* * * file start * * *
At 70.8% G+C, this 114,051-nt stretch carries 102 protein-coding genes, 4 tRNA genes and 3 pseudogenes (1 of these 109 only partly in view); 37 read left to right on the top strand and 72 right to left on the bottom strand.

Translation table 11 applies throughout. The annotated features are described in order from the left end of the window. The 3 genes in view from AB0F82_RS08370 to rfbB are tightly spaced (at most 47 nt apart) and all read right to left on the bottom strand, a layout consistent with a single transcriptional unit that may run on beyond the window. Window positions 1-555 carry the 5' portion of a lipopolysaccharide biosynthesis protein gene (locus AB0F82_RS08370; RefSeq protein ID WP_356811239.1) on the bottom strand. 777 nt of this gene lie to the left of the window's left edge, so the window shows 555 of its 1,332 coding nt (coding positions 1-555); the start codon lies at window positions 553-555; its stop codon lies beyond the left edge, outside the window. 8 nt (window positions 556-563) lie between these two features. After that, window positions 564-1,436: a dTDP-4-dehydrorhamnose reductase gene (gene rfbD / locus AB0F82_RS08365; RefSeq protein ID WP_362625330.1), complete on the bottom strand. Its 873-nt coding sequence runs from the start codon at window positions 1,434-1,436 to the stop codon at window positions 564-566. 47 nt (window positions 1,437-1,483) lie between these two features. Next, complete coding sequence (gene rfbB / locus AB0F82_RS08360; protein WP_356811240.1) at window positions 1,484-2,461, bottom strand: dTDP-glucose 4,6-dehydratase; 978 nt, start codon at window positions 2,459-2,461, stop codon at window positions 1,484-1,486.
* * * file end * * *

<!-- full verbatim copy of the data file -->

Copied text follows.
At 70.8% G+C, this 114,051-nt stretch carries 102 protein-coding genes, 4 tRNA genes and 3 pseudogenes (1 of these 109 only partly in view); 37 read left to right on the top strand and 72 right to left on the bottom strand.

Translation table 11 applies throughout. The annotated features are described in order from the left end of the window. The 3 genes in view from AB0F82_RS08370 to rfbB are tightly spaced (at most 47 nt apart) and all read right to left on the bottom strand, a layout consistent with a single transcriptional unit that may run on beyond the window. Window positions 1-555 carry the 5' portion of a lipopolysaccharide biosynthesis protein gene (locus AB0F82_RS08370; RefSeq protein ID WP_356811239.1) on the bottom strand. 777 nt of this gene lie to the left of the window's left edge, so the window shows 555 of its 1,332 coding nt (coding positions 1-555); the start codon lies at window positions 553-555; its stop codon lies beyond the left edge, outside the window. 8 nt (window positions 556-563) lie between these two features. After that, window positions 564-1,436: a dTDP-4-dehydrorhamnose reductase gene (gene rfbD / locus AB0F82_RS08365; RefSeq protein ID WP_362625330.1), complete on the bottom strand. Its 873-nt coding sequence runs from the start codon at window positions 1,434-1,436 to the stop codon at window positions 564-566. 47 nt (window positions 1,437-1,483) lie between these two features. Next, complete coding sequence (gene rfbB / locus AB0F82_RS08360; protein WP_356811240.1) at window positions 1,484-2,461, bottom strand: dTDP-glucose 4,6-dehydratase; 978 nt, start codon at window positions 2,459-2,461, stop codon at window positions 1,484-1,486.